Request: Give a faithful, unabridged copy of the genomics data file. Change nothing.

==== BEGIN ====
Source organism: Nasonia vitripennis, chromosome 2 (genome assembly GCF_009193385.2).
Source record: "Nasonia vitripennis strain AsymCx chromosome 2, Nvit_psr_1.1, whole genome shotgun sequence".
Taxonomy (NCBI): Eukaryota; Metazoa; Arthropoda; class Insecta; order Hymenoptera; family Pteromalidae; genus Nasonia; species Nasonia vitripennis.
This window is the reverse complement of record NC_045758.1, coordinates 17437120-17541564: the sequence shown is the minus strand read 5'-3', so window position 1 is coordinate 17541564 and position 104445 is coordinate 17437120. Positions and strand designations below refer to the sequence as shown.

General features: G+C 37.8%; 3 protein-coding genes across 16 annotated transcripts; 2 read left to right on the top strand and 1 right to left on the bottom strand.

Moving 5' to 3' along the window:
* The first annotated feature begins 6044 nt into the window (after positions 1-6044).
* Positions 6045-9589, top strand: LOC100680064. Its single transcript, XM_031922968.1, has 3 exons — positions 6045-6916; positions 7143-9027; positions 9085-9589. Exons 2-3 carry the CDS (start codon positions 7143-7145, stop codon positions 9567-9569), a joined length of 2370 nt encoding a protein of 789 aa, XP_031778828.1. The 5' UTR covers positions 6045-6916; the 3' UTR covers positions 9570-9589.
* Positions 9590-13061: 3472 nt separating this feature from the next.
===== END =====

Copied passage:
Source organism: Nasonia vitripennis, chromosome 2 (genome assembly GCF_009193385.2).
Source record: "Nasonia vitripennis strain AsymCx chromosome 2, Nvit_psr_1.1, whole genome shotgun sequence".
Taxonomy (NCBI): Eukaryota; Metazoa; Arthropoda; class Insecta; order Hymenoptera; family Pteromalidae; genus Nasonia; species Nasonia vitripennis.
This window is the reverse complement of record NC_045758.1, coordinates 17437120-17541564: the sequence shown is the minus strand read 5'-3', so window position 1 is coordinate 17541564 and position 104445 is coordinate 17437120. Positions and strand designations below refer to the sequence as shown.

General features: G+C 37.8%; 3 protein-coding genes across 16 annotated transcripts; 2 read left to right on the top strand and 1 right to left on the bottom strand.

Moving 5' to 3' along the window:
* The first annotated feature begins 6044 nt into the window (after positions 1-6044).
* Positions 6045-9589, top strand: LOC100680064. Its single transcript, XM_031922968.1, has 3 exons — positions 6045-6916; positions 7143-9027; positions 9085-9589. Exons 2-3 carry the CDS (start codon positions 7143-7145, stop codon positions 9567-9569), a joined length of 2370 nt encoding a protein of 789 aa, XP_031778828.1. The 5' UTR covers positions 6045-6916; the 3' UTR covers positions 9570-9589.
* Positions 9590-13061: 3472 nt separating this feature from the next.